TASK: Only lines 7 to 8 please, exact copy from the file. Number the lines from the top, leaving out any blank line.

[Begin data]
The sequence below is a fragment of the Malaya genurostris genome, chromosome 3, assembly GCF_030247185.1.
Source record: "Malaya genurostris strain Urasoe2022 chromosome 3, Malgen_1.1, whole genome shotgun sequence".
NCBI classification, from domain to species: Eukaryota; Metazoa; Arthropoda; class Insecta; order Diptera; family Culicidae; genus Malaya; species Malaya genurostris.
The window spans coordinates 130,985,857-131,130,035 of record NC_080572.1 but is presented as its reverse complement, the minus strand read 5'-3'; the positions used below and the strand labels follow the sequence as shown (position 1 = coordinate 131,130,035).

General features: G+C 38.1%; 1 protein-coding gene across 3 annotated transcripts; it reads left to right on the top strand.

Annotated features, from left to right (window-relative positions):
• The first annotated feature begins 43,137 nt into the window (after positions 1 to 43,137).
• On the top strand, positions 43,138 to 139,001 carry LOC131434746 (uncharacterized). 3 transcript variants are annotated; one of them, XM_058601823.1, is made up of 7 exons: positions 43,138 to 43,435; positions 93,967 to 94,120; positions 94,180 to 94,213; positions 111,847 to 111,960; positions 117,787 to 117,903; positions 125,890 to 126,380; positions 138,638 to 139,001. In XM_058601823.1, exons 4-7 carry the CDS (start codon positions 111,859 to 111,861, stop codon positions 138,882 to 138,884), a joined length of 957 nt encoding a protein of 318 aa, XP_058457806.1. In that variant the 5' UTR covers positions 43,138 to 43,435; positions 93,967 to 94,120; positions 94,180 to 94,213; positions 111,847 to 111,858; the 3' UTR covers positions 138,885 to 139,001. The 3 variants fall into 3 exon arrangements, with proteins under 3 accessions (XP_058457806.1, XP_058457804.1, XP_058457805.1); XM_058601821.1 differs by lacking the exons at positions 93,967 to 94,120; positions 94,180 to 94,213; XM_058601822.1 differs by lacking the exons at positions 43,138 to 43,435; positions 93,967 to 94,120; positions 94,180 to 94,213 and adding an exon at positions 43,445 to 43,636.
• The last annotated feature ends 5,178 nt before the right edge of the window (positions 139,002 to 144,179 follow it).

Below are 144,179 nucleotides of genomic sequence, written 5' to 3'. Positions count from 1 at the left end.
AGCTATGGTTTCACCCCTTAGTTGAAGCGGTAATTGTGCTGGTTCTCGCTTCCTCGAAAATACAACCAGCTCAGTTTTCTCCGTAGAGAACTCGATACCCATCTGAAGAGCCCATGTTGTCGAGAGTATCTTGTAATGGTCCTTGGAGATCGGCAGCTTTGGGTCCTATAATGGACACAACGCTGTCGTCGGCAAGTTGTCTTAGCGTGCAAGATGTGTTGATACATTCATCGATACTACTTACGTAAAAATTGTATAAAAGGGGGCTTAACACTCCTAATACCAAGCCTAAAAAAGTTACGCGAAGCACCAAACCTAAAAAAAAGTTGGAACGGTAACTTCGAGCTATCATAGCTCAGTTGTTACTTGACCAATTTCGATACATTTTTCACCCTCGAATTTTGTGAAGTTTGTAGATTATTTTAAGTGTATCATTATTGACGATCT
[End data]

• The first annotated feature begins 43,137 nt into the window (after positions 1 to 43,137).
• On the top strand, positions 43,138 to 139,001 carry LOC131434746 (uncharacterized). 3 transcript variants are annotated; one of them, XM_058601823.1, is made up of 7 exons: positions 43,138 to 43,435; positions 93,967 to 94,120; positions 94,180 to 94,213; positions 111,847 to 111,960; positions 117,787 to 117,903; positions 125,890 to 126,380; positions 138,638 to 139,001. In XM_058601823.1, exons 4-7 carry the CDS (start codon positions 111,859 to 111,861, stop codon positions 138,882 to 138,884), a joined length of 957 nt encoding a protein of 318 aa, XP_058457806.1. In that variant the 5' UTR covers positions 43,138 to 43,435; positions 93,967 to 94,120; positions 94,180 to 94,213; positions 111,847 to 111,858; the 3' UTR covers positions 138,885 to 139,001. The 3 variants fall into 3 exon arrangements, with proteins under 3 accessions (XP_058457806.1, XP_058457804.1, XP_058457805.1); XM_058601821.1 differs by lacking the exons at positions 93,967 to 94,120; positions 94,180 to 94,213; XM_058601822.1 differs by lacking the exons at positions 43,138 to 43,435; positions 93,967 to 94,120; positions 94,180 to 94,213 and adding an exon at positions 43,445 to 43,636.